This study was approved by the institutional review boards of the Johns Hopkins Hospital, the Baltimore City Health Department, the National Institutes of Health, Vanderbilt University Medical Center, and the Nashville Metropolitan Health Department. All study participants provided written informed consent.

Sample Collection

CD4+ lymphocytes were quantified by flow cytometry. DNA was extracted from blood samples using the Puregene DNA Isolation kit (Gentra Systems, Minneapolis, MN) following the manufacturer's protocol. Genomic DNA was stored at -70°C until genotyping. Laboratory personnel were blinded to the case-control status of the specimens.

SNP Genotyping

As of November 15, 2006, 27 SNPs were identified in the literature as being associated with tuberculosis (Table 2). SNPs not included in the GeneChip® Human Mapping 50K Xba Array (see below) were genotyped using validated TaqMan SNP genotyping assays from Applied Biosystems. For each SNP, 25 ng DNA was used. The polymerase chain reaction (PCR) was performed in an ABI 9700 thermocycler under the following conditions: 95°C for 10 minutes followed by 50 cycles of 92°C for 15 seconds and 60°C for 1 minute. The 384-well plates were read on an ABI 7900HT sequence detection system according to manufacturer's manual. The probes were labeled with FAM or VIC dye at the 5' end and a minor-groove binder and non-fluorescent quencher at the 3' end.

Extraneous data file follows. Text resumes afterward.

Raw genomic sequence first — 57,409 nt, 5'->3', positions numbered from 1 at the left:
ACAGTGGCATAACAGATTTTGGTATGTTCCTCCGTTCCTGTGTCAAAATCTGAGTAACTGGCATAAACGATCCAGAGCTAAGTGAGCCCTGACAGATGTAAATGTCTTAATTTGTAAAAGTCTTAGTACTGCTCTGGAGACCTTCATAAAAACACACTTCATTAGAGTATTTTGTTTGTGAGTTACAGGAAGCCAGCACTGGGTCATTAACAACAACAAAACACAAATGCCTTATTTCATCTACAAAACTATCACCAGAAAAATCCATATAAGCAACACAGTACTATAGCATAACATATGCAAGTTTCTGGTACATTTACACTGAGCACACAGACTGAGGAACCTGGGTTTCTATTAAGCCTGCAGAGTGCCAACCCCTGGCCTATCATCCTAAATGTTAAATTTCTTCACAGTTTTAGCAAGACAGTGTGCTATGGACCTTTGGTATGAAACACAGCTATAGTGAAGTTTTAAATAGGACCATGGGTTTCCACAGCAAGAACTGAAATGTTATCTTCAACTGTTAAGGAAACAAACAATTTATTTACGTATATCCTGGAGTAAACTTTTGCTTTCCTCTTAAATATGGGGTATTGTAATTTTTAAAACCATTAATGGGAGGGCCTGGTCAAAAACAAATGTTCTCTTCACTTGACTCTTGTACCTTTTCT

Microsatellite Genotyping